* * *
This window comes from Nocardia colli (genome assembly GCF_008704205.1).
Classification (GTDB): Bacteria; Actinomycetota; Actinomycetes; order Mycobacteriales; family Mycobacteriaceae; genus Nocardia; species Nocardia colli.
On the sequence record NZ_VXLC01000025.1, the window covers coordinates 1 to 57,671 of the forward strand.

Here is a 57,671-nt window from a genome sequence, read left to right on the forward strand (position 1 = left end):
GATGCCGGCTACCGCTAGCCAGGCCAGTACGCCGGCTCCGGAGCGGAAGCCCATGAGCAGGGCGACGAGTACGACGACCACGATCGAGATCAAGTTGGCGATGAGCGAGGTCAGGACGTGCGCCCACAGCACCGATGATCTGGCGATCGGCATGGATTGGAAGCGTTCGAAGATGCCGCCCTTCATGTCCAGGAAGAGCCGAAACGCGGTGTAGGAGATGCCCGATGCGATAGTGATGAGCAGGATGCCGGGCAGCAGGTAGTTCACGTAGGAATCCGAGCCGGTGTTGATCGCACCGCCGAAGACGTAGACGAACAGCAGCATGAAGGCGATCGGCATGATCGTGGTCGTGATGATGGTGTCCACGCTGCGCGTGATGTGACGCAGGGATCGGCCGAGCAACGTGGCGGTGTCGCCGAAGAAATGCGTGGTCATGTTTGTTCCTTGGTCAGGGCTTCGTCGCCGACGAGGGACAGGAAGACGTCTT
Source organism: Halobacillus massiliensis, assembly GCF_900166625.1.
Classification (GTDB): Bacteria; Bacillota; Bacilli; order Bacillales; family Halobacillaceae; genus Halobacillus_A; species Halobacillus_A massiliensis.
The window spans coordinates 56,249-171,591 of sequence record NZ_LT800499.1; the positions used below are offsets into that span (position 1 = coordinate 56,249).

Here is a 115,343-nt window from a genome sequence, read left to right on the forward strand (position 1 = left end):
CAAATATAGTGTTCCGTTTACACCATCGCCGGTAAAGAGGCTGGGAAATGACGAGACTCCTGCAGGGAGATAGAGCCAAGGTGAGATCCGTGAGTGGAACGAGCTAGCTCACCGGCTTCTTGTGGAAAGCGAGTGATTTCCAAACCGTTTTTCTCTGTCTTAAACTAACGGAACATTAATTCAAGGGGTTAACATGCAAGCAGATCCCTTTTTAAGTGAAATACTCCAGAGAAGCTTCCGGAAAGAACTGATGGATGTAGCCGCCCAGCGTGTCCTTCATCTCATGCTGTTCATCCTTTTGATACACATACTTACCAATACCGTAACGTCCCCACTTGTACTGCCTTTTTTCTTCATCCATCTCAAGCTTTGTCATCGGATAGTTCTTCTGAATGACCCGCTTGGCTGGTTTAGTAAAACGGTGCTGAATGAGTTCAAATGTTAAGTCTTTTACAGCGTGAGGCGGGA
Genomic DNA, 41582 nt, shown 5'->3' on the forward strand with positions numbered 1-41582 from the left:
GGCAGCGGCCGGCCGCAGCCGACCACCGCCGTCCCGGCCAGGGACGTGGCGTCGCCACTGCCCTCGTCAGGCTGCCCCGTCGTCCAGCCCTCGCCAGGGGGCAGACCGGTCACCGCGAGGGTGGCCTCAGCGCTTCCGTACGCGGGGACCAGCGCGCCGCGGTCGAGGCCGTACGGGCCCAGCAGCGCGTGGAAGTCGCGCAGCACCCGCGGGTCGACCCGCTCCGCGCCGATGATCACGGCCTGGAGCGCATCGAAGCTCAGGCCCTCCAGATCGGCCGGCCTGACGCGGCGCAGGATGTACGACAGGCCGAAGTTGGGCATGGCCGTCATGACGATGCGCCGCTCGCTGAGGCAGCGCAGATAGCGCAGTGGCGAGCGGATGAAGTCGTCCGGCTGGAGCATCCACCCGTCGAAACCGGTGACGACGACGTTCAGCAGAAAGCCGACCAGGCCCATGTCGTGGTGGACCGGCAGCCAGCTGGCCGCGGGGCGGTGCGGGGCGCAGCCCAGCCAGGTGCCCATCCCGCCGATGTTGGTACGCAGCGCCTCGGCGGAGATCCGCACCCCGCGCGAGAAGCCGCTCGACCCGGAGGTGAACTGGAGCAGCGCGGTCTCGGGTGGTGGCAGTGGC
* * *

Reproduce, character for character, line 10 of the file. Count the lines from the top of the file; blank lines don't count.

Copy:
CAAATATAGTGTTCCGTTTACACCATCGCCGGTAAAGAGGCTGGGAAATGACGAGACTCCTGCAGGGAGATAGAGCCAAGGTGAGATCCGTGAGTGGAACGAGCTAGCTCACCGGCTTCTTGTGGAAAGCGAGTGATTTCCAAACCGTTTTTCTCTGTCTTAAACTAACGGAACATTAATTCAAGGGGTTAACATGCAAGCAGATCCCTTTTTAAGTGAAATACTCCAGAGAAGCTTCCGGAAAGAACTGATGGATGTAGCCGCCCAGCGTGTCCTTCATCTCATGCTGTTCATCCTTTTGATACACATACTTACCAATACCGTAACGTCCCCACTTGTACTGCCTTTTTTCTTCATCCATCTCAAGCTTTGTCATCGGATAGTTCTTCTGAATGACCCGCTTGGCTGGTTTAGTAAAACGGTGCTGAATGAGTTCAAATGTTAAGTCTTTTACAGCGTGAGGCGGGA